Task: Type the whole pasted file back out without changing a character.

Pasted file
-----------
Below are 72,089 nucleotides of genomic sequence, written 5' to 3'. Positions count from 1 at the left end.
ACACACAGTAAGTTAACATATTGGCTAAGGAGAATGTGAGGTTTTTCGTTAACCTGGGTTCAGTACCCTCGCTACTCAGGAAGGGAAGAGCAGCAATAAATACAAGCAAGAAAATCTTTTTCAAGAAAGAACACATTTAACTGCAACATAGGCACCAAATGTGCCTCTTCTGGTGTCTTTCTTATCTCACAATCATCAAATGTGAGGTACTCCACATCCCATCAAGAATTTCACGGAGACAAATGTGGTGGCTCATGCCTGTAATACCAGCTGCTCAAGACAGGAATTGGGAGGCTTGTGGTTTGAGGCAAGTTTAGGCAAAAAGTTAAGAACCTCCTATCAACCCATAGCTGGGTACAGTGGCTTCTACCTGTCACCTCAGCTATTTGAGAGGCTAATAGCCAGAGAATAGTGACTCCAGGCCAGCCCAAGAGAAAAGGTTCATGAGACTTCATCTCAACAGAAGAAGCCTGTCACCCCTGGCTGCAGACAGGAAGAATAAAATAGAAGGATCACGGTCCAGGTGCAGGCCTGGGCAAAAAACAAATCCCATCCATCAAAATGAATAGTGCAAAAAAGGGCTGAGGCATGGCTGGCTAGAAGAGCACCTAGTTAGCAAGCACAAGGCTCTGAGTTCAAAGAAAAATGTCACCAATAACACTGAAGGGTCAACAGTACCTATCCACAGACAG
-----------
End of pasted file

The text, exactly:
Below are 72,089 nucleotides of genomic sequence, written 5' to 3'. Positions count from 1 at the left end.
ACACACAGTAAGTTAACATATTGGCTAAGGAGAATGTGAGGTTTTTCGTTAACCTGGGTTCAGTACCCTCGCTACTCAGGAAGGGAAGAGCAGCAATAAATACAAGCAAGAAAATCTTTTTCAAGAAAGAACACATTTAACTGCAACATAGGCACCAAATGTGCCTCTTCTGGTGTCTTTCTTATCTCACAATCATCAAATGTGAGGTACTCCACATCCCATCAAGAATTTCACGGAGACAAATGTGGTGGCTCATGCCTGTAATACCAGCTGCTCAAGACAGGAATTGGGAGGCTTGTGGTTTGAGGCAAGTTTAGGCAAAAAGTTAAGAACCTCCTATCAACCCATAGCTGGGTACAGTGGCTTCTACCTGTCACCTCAGCTATTTGAGAGGCTAATAGCCAGAGAATAGTGACTCCAGGCCAGCCCAAGAGAAAAGGTTCATGAGACTTCATCTCAACAGAAGAAGCCTGTCACCCCTGGCTGCAGACAGGAAGAATAAAATAGAAGGATCACGGTCCAGGTGCAGGCCTGGGCAAAAAACAAATCCCATCCATCAAAATGAATAGTGCAAAAAAGGGCTGAGGCATGGCTGGCTAGAAGAGCACCTAGTTAGCAAGCACAAGGCTCTGAGTTCAAAGAAAAATGTCACCAATAACACTGAAGGGTCAACAGTACCTATCCACAGACAG